Students in Michigan State University’s HB (Hospitality Business) 380 – Event and Meeting Planning Management, taught by Dr. Jeff Beck, will host a New Wine Fundamentals Conference at East Lansing’s Marriott University Place May 4 and 5.

This two-day event will promote a better understanding and retention of fundamental wine information using a newly structured, engaging, and effective flavor-based learning system.

Featured at the conference will be California wine consultant Tim Hanni, MW, and Virginia Utermohlen, MD, who will demonstrate a revolutionary trend in taste science.

Hanni, a professionally trained chef, is one of the first two resident Americans to successfully complete the examination and earn the title Master of Wine. He is a certified wine educator, accredited by the Society of Wine Educators and has been involved with wine- and food-related businesses, education and research for over 35 years.

His techniques for creating easy-to-use wine lists and retail wine programs are combined with tried and tested culinary philosophies on "balancing" food and wine flavors.

These techniques are employed by thousands of restaurants and hotel outlets around the world and have provided the foundation for Napa Seasoning Company's unique new product Vignon, the first flavor balancing seasoning designed to simplify food preparation.

Hanni is recognized for introducing the concept of the "umami" taste phenomenon to the wine and food community. He has lectured in over 27 countries around the world on the topics of flavor balancing, sensory sciences, wine, and culinary history.

Utermohlen completed a medical degree and board certification in pediatrics. The mysteries of flavor perception were, however, never far from her thoughts. Her position in the Division of Nutritional Sciences at Cornell University has given her the opportunity to explore the science behind individual differences in taste, flavor, and smell sensitivity, and their consequences for food choice, eating attitudes and behavior, and engagement in visual experience (of wine labels, for example).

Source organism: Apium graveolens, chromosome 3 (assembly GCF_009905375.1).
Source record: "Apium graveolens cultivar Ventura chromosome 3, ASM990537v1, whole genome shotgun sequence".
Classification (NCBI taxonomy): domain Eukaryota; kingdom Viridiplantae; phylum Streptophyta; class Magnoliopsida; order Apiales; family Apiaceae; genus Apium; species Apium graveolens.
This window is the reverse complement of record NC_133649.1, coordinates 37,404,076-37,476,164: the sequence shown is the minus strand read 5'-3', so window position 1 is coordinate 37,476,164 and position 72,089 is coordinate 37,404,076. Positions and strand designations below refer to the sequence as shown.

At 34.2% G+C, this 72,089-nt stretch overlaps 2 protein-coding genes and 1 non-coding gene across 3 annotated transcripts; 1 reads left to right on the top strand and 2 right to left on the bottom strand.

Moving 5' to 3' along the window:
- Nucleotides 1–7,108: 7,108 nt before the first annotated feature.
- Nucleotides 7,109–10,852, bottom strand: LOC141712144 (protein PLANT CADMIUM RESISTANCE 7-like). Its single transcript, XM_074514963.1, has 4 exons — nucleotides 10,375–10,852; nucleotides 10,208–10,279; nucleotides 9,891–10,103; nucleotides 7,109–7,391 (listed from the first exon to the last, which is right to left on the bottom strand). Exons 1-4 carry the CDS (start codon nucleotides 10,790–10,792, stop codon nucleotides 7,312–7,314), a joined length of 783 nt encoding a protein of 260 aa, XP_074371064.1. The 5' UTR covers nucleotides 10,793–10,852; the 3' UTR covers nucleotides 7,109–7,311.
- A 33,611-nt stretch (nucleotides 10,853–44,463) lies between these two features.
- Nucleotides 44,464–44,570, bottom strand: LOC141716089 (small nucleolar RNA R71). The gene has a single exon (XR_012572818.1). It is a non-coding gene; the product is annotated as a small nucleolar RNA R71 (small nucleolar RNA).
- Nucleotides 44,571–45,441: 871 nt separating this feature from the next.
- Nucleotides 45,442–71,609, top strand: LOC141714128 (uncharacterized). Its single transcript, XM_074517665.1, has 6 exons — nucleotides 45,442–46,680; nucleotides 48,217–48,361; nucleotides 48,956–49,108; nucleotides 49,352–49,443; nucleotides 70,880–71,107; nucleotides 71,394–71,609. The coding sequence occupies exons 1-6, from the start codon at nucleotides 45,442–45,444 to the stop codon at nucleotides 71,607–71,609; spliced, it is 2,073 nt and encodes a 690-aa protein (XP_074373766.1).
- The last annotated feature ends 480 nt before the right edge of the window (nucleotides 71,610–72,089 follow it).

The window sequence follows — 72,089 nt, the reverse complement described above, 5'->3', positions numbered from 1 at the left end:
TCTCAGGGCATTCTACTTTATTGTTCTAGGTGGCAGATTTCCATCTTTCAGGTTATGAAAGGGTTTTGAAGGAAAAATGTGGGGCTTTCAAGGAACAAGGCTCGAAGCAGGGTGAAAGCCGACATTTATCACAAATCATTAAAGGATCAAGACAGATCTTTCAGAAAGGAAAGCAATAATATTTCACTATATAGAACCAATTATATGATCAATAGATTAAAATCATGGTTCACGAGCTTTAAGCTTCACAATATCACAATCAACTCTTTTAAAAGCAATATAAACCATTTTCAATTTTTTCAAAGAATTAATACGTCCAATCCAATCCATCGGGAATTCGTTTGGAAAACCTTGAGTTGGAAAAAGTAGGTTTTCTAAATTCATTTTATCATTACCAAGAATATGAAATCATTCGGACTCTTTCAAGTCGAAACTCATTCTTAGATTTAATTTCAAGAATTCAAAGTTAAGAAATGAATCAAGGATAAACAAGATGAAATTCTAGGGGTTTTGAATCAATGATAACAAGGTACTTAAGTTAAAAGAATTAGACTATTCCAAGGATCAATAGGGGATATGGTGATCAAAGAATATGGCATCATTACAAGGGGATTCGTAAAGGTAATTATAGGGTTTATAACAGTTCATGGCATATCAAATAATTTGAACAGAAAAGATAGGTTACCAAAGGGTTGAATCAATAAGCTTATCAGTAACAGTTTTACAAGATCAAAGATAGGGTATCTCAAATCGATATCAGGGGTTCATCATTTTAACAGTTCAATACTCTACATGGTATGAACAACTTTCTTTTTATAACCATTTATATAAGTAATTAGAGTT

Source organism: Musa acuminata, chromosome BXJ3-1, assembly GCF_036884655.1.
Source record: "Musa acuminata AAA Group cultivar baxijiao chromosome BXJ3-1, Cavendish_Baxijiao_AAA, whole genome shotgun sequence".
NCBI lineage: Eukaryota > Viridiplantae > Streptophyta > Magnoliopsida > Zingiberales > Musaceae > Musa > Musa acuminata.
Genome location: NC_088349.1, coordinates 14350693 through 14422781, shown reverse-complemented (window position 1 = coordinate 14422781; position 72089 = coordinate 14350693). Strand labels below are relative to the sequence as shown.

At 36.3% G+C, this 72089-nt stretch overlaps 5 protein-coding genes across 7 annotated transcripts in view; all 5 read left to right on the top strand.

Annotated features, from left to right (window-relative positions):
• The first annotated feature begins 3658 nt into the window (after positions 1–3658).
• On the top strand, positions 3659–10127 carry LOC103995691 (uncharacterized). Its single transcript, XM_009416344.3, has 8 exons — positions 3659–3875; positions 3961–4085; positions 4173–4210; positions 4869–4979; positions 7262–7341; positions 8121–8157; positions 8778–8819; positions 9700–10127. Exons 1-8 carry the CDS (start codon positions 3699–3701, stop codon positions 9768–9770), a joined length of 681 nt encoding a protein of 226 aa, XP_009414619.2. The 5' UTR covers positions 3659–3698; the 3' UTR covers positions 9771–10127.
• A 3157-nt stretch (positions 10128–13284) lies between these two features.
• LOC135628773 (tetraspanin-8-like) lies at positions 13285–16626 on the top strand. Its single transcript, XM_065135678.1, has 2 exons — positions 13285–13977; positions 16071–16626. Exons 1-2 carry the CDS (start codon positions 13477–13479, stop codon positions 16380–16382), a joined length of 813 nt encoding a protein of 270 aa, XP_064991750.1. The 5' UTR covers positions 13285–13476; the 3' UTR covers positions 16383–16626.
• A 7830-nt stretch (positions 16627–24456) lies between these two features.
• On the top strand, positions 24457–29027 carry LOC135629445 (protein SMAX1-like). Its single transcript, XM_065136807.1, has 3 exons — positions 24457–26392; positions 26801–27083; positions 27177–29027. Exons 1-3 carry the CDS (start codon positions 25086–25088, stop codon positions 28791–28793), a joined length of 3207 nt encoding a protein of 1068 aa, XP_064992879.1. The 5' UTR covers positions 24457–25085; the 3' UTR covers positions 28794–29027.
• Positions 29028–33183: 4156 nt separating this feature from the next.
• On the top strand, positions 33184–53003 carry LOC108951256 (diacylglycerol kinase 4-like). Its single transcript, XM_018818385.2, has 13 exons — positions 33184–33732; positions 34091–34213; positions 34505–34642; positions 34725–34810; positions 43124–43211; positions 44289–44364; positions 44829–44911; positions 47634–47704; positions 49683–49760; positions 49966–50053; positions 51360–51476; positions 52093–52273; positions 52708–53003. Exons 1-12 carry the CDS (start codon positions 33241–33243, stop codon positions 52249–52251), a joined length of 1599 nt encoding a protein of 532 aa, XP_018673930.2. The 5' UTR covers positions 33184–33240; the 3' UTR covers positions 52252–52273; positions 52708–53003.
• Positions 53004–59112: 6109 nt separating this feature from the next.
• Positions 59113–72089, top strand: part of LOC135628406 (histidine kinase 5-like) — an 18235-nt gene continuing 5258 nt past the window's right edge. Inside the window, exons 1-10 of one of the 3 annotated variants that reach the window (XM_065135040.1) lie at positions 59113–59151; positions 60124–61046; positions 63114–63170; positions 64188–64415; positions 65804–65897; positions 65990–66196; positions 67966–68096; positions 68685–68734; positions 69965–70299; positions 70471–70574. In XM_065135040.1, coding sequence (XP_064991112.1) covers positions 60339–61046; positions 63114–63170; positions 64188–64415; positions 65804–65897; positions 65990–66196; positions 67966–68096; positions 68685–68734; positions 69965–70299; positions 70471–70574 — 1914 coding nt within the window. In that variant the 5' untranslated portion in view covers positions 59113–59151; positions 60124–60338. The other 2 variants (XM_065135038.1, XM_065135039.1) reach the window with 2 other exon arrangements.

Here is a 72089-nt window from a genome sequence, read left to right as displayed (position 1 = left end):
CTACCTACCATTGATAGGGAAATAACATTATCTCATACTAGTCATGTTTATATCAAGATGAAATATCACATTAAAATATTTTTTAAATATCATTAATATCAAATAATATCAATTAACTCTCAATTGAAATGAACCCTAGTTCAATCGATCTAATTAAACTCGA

It comes down to physiology, according to Hanni, whose system involves analyzing people’s taste buds, and acknowledging that “people live in different sensory worlds.”

A recent Washington Post article explained his system, describing how, after examining two men’s tongues through an industrial magnifying glass, “Hanni labeled one man a ‘tolerant’ taster because he had fewer taste buds and tended to prefer ripe, concentrated wines.”

The other man, “with more taste buds, is a ‘sensitive’ taster and usually likes more balanced wines without strong tannins.” Other labels, created by Hanni, are “hypersensitive,” who like delicate, slightly sweeter wines; and “sweet,” who are also hypersensitive, and confident in their taste, with little interest in cultivating a taste for drier wines.

Hanni explains that consumers who know their types can then buy wines that are at the top of their class for their palates. And to that end, he has developed a “Budometer,” with the help of two sensory scientists at UC Davis. It is a survey designed to help consumers gauge their tastes.

Dr. Carl Borchgrevink, associate professor in TheSchool of Hospitality Business, contracted with the students in HB 380 to produce the conference. They created Spartan Hospitality Business Conferences LLC to plan, organize, finance, market, and professionally deliver the event. 

Borchgrevink says: “We are excited to bring Hanni and Utermohlen and their New Wine Fundamentals mini-conference to campus. Their research goes a long way towards explaining why different people often experience the same wine very differently.

“The knowledge and insights they will share can be the key that hospitality businesses, wine retailers, wineries and all others that may sell or recommend wine need to provide their (potential) consumers of wine with an experience that they as consumers will find delicious and thus satisfying.”

He continues, “This will be a high-energy, fun, new way to approach wine that will have implications for wine tastings, wine lists, the pairing of wine with food, and just about any aspect of the wine experience. Wine professionals, including educators, restaurateurs, wine makers and winery owners will find it to be very valuable as the program will help them sell wine and generate repeat sales by providing each consumer with the wine experience that is right for them.”

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